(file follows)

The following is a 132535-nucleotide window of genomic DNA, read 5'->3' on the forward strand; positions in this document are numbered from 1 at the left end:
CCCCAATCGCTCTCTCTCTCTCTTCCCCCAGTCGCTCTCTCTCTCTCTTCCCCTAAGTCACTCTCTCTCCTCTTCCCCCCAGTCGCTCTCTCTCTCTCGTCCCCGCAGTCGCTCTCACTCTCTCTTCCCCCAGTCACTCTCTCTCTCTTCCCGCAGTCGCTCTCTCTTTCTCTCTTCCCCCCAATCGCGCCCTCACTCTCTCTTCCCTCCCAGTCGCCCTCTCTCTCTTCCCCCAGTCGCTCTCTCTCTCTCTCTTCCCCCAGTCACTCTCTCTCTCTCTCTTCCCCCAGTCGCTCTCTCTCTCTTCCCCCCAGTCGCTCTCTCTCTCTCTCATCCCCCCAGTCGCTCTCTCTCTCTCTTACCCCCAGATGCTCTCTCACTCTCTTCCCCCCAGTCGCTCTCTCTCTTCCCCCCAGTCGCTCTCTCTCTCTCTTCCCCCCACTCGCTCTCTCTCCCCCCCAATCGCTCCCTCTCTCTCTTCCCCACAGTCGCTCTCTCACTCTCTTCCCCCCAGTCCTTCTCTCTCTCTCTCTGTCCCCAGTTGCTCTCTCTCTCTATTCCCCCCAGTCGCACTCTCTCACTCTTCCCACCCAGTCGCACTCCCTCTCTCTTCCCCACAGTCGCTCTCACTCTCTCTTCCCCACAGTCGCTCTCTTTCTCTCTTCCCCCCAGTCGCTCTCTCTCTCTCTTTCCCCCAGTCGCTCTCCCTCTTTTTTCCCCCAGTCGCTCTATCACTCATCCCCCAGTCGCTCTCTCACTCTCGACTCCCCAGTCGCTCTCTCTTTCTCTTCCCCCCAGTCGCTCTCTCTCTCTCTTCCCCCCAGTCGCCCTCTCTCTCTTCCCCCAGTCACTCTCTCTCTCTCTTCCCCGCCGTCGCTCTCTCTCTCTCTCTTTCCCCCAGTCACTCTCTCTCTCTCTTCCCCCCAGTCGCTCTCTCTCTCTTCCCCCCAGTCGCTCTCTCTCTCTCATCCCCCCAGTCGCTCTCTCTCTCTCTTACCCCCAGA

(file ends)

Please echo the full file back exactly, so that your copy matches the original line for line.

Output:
The following is a 132535-nucleotide window of genomic DNA, read 5'->3' on the forward strand; positions in this document are numbered from 1 at the left end:
CCCCAATCGCTCTCTCTCTCTCTTCCCCCAGTCGCTCTCTCTCTCTCTTCCCCTAAGTCACTCTCTCTCCTCTTCCCCCCAGTCGCTCTCTCTCTCTCGTCCCCGCAGTCGCTCTCACTCTCTCTTCCCCCAGTCACTCTCTCTCTCTTCCCGCAGTCGCTCTCTCTTTCTCTCTTCCCCCCAATCGCGCCCTCACTCTCTCTTCCCTCCCAGTCGCCCTCTCTCTCTTCCCCCAGTCGCTCTCTCTCTCTCTCTTCCCCCAGTCACTCTCTCTCTCTCTCTTCCCCCAGTCGCTCTCTCTCTCTTCCCCCCAGTCGCTCTCTCTCTCTCTCATCCCCCCAGTCGCTCTCTCTCTCTCTTACCCCCAGATGCTCTCTCACTCTCTTCCCCCCAGTCGCTCTCTCTCTTCCCCCCAGTCGCTCTCTCTCTCTCTTCCCCCCACTCGCTCTCTCTCCCCCCCAATCGCTCCCTCTCTCTCTTCCCCACAGTCGCTCTCTCACTCTCTTCCCCCCAGTCCTTCTCTCTCTCTCTCTGTCCCCAGTTGCTCTCTCTCTCTATTCCCCCCAGTCGCACTCTCTCACTCTTCCCACCCAGTCGCACTCCCTCTCTCTTCCCCACAGTCGCTCTCACTCTCTCTTCCCCACAGTCGCTCTCTTTCTCTCTTCCCCCCAGTCGCTCTCTCTCTCTCTTTCCCCCAGTCGCTCTCCCTCTTTTTTCCCCCAGTCGCTCTATCACTCATCCCCCAGTCGCTCTCTCACTCTCGACTCCCCAGTCGCTCTCTCTTTCTCTTCCCCCCAGTCGCTCTCTCTCTCTCTTCCCCCCAGTCGCCCTCTCTCTCTTCCCCCAGTCACTCTCTCTCTCTCTTCCCCGCCGTCGCTCTCTCTCTCTCTCTTTCCCCCAGTCACTCTCTCTCTCTCTTCCCCCCAGTCGCTCTCTCTCTCTTCCCCCCAGTCGCTCTCTCTCTCTCATCCCCCCAGTCGCTCTCTCTCTCTCTTACCCCCAGA